You would think that The Guardian would have some – even if only a tad, – of historical awareness but it’s actually remarkable for its entire absence. They’re running a big story on how Tommy Robinson – Stephen Yaxley-Lennon – gains some of his funding from people who live abroad. This is, obviously enough, so different from Richard Gott actually being both a Guardian journalist and also a recipient of KGB money, just nothing at all like the Morning Star being funded for decades by the Soviet Union’s Moscow Gold that it should pass entirely unremarked. Until, of course, someone like us reminds everyone of it.
Isn’t this just terrible?
The British far-right activist Tommy Robinson is receiving financial, political and moral support from a broad array of non-British groups and individuals, including US thinktanks, rightwing Australians and Russian trolls, a Guardian investigation has discovered. Robinson, an anti-Islam campaigner who is leading a “Brexit betrayal” march in London on Sunday, has received funding from a US tech billionaire and a thinktank based in Philadelphia. Two other US thinktanks, part-funded by some of the biggest names in rightwing funding, have published a succession of articles in support of Robinson, who has become a cause célèbre among the American far right since he was jailed in May for two months.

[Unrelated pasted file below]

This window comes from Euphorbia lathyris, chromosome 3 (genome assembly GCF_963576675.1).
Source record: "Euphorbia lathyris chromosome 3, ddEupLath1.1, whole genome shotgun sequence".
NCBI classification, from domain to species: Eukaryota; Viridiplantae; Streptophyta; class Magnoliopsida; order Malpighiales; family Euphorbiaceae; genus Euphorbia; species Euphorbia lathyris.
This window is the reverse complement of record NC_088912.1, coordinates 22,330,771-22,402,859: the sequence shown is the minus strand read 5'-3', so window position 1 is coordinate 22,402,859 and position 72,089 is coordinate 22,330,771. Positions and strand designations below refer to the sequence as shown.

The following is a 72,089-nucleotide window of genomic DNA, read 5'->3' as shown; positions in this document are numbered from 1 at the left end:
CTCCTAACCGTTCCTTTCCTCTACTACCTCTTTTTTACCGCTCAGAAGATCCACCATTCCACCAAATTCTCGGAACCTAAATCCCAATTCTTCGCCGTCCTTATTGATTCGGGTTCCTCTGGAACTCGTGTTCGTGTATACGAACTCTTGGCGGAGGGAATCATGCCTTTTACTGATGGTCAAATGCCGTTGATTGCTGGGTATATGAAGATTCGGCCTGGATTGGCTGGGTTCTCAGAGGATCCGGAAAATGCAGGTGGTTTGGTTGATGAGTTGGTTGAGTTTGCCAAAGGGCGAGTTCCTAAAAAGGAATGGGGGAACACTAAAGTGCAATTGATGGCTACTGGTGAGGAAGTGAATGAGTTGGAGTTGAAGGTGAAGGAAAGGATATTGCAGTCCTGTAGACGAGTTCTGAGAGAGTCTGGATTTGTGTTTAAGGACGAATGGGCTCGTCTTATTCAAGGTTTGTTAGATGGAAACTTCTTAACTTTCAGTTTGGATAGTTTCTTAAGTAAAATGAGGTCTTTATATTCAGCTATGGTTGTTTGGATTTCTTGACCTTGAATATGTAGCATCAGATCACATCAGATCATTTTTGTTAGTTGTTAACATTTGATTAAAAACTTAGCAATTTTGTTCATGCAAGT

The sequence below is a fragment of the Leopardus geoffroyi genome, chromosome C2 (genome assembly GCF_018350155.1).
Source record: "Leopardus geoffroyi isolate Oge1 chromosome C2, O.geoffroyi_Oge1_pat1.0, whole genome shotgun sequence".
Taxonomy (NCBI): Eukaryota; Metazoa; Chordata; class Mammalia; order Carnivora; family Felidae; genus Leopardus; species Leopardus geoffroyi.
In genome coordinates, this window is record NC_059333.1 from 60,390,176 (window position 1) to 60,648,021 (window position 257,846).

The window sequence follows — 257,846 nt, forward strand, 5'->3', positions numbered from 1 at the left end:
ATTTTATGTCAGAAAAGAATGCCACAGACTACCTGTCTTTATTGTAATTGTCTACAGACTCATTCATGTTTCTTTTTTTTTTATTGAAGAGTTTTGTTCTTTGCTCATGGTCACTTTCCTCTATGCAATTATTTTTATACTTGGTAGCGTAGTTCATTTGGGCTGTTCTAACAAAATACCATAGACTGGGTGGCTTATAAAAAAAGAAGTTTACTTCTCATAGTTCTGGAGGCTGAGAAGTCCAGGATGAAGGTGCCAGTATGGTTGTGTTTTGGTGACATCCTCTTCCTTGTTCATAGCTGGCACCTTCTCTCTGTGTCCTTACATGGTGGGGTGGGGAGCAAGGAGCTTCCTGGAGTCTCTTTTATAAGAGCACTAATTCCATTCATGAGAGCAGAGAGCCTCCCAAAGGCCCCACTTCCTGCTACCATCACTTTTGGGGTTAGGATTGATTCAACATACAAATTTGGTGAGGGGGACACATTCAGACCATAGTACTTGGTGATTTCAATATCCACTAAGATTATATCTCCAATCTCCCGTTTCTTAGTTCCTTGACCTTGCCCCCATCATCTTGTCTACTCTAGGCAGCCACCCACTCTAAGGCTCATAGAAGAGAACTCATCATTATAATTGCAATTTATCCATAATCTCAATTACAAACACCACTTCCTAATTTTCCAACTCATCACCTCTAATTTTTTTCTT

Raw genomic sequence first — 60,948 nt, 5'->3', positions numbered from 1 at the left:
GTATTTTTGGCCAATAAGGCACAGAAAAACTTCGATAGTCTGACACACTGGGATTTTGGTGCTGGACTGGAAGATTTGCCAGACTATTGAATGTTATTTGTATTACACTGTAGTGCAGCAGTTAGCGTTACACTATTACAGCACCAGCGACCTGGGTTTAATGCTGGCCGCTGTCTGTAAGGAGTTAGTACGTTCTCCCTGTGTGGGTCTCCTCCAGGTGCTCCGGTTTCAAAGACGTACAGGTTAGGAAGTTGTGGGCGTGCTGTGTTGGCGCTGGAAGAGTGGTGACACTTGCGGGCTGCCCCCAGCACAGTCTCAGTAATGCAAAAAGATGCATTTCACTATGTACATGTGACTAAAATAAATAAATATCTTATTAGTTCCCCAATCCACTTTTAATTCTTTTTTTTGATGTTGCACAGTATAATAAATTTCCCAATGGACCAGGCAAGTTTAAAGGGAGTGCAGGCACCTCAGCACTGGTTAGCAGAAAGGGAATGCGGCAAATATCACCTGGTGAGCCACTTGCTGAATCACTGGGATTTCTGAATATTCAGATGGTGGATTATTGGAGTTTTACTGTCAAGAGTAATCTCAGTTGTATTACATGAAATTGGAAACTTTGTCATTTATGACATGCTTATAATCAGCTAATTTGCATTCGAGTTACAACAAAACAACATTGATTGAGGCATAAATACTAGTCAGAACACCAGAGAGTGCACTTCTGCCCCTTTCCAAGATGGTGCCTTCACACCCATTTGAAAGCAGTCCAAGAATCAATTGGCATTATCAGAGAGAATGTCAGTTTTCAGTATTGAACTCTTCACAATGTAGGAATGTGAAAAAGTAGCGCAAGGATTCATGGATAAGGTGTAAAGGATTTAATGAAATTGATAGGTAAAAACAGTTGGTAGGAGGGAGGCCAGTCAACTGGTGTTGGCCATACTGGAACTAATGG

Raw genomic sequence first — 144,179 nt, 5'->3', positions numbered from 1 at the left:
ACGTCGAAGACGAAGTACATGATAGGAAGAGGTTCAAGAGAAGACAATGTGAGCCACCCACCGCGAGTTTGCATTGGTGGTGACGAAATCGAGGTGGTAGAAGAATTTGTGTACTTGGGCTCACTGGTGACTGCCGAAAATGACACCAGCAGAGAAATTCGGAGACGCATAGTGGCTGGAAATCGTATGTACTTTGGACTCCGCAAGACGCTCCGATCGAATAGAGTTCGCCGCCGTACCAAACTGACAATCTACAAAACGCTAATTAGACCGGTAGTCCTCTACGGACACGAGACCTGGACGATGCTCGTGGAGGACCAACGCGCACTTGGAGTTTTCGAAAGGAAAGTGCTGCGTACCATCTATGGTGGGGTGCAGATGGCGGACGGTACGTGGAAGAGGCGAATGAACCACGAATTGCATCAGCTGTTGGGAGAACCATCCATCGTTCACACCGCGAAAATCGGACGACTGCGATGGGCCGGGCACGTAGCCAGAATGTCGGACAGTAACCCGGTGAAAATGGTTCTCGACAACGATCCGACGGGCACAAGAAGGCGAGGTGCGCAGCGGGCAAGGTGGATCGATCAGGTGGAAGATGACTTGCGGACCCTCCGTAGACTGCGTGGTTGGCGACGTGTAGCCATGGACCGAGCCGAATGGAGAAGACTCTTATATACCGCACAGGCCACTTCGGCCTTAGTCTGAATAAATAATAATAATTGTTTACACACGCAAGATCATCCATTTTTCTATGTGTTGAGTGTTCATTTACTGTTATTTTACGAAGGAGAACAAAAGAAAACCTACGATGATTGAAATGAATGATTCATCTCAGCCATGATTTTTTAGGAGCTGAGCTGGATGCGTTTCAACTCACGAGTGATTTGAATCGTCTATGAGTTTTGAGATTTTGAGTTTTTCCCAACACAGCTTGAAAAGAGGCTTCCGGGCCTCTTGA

This is entirely different from:
This tradition started with the British Communist party, which was founded on £55,000 of stolen jewellery, uncut precious stones and caviar smuggled into the country by the Comintern. The Morning Star used to ship half of its copies ‘for sale’ in the Eastern Bloc in the 1960s; paid for up front to the tune of a million quid a year by person or persons unknown.
And this isn’t the same at all:
Work for the KGB
In 1994, Richard Gott admitted KGB contacts beginning in 1964, and to having taken Soviet money, which he called “red gold.” One of his controllers was Igor Titov, who was expelled by the U.K. in 1983 for “activities incompatible with his diplomatic status,” i.e., espionage, but who left while denying he was a spy.
This while Gott was:
A former Latin America correspondent and features editor for the British newspaper The Guardian, he is known for his radical politics and a connection to Che Guevara. He resigned from The Guardian in 1994 after claims that he had been a Soviet ‘agent of influence’, a tag Gott denied.
No, no, it’s completely different that people The Guardian doesn’t like get foreign money, Oh Yes, because reasons. A recognition of hypocrisy not being one of the left’s strong points.
Note that Gott resigned that staff position but has written for The Guardian since.